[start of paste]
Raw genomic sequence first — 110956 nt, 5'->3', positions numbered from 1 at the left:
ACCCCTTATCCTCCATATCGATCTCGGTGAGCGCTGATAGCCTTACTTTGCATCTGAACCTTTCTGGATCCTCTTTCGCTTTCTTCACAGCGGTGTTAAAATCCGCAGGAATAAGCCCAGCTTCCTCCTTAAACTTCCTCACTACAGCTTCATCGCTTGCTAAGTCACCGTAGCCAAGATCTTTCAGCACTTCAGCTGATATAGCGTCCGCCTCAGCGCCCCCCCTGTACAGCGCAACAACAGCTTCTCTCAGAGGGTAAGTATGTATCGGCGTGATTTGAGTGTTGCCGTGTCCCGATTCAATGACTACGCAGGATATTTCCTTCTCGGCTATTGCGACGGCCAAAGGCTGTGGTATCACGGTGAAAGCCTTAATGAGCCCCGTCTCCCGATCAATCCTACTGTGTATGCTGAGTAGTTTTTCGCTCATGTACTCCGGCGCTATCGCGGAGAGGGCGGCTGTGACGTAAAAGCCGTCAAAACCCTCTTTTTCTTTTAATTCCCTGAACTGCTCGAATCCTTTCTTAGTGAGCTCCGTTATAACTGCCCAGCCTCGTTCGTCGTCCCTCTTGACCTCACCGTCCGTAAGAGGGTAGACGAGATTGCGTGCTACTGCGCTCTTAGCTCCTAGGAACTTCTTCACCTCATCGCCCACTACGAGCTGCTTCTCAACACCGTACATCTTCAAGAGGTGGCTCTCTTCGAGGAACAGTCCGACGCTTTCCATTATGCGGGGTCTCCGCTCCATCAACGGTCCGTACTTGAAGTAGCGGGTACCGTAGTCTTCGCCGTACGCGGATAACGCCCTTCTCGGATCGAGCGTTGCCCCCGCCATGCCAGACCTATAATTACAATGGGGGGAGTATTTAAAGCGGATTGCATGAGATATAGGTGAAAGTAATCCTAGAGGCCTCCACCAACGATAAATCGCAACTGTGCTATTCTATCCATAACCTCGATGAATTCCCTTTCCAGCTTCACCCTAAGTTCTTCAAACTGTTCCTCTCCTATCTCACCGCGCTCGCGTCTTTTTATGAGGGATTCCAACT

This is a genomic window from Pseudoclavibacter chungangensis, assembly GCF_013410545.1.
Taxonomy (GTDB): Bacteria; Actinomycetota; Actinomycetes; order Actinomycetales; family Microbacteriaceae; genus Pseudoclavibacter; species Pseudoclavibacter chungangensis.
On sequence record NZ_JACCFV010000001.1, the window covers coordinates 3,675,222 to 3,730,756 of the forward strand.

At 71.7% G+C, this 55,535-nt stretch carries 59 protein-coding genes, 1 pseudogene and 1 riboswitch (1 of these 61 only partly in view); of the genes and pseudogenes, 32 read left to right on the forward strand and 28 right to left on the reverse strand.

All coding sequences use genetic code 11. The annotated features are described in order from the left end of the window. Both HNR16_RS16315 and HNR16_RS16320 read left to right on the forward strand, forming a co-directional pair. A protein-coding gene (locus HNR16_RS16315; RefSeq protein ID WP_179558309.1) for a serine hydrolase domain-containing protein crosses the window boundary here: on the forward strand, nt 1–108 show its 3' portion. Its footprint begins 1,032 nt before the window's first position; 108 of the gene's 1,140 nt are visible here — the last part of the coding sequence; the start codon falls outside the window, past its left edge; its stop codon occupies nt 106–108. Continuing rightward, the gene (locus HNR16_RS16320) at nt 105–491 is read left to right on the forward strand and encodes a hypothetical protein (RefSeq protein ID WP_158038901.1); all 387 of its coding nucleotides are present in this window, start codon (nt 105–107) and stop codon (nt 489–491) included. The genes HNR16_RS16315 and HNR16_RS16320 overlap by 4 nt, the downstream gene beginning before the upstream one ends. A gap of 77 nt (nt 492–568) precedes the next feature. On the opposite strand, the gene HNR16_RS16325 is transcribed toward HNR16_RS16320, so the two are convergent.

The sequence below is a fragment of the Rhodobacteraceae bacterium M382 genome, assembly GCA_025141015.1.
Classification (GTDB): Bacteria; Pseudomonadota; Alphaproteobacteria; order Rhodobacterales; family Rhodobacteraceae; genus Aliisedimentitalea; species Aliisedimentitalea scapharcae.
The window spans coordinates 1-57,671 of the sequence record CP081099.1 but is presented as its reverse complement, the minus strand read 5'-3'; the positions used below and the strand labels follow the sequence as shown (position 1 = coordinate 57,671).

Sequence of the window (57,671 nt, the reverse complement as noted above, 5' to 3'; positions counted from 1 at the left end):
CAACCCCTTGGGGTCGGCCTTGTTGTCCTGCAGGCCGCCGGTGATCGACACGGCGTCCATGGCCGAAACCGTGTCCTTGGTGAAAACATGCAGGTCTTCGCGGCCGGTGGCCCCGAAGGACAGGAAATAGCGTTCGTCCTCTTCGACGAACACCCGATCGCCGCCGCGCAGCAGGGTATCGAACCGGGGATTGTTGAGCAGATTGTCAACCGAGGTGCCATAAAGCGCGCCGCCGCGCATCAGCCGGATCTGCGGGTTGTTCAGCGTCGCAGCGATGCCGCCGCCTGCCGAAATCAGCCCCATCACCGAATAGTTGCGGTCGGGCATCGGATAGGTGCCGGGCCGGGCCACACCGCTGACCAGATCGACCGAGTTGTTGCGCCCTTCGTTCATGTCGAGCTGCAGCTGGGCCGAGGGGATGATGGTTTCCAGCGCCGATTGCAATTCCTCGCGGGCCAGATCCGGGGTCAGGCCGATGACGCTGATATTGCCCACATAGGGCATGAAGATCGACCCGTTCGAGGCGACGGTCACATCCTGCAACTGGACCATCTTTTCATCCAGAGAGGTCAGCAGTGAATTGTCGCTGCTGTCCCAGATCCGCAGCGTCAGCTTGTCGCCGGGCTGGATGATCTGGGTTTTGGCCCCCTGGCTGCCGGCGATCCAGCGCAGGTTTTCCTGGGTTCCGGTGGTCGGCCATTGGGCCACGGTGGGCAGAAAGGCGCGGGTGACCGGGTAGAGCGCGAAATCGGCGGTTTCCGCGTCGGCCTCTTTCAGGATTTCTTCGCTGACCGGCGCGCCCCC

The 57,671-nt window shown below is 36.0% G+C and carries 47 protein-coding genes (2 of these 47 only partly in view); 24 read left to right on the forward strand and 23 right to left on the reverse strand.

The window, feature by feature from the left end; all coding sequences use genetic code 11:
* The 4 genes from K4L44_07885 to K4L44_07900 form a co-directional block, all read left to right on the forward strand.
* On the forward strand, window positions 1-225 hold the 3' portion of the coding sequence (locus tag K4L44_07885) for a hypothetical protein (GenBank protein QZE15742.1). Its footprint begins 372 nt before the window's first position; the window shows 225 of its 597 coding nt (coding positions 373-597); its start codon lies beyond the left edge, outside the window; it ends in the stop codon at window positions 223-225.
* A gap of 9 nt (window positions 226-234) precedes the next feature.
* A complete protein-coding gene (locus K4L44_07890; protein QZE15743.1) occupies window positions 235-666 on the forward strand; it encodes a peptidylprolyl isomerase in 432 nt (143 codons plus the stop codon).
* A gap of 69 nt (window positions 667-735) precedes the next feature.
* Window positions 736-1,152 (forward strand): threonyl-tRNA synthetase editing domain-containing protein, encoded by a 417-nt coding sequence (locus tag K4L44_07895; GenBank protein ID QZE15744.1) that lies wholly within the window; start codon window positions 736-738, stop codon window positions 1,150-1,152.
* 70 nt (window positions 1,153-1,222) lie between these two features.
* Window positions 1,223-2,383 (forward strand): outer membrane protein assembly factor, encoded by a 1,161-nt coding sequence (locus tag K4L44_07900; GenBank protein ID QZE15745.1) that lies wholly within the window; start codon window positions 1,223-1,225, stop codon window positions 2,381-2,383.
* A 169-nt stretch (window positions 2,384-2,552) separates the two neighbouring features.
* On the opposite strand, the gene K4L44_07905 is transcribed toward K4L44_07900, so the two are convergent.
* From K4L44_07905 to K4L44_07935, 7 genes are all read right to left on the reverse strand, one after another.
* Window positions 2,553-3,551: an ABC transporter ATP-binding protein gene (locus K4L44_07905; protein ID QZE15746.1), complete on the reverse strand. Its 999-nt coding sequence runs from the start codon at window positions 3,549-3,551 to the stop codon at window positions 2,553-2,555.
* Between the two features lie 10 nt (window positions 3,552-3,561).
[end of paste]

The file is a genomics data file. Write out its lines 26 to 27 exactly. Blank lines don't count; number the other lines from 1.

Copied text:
* Window positions 2,553-3,551: an ABC transporter ATP-binding protein gene (locus K4L44_07905; protein ID QZE15746.1), complete on the reverse strand. Its 999-nt coding sequence runs from the start codon at window positions 3,549-3,551 to the stop codon at window positions 2,553-2,555.
* Between the two features lie 10 nt (window positions 3,552-3,561).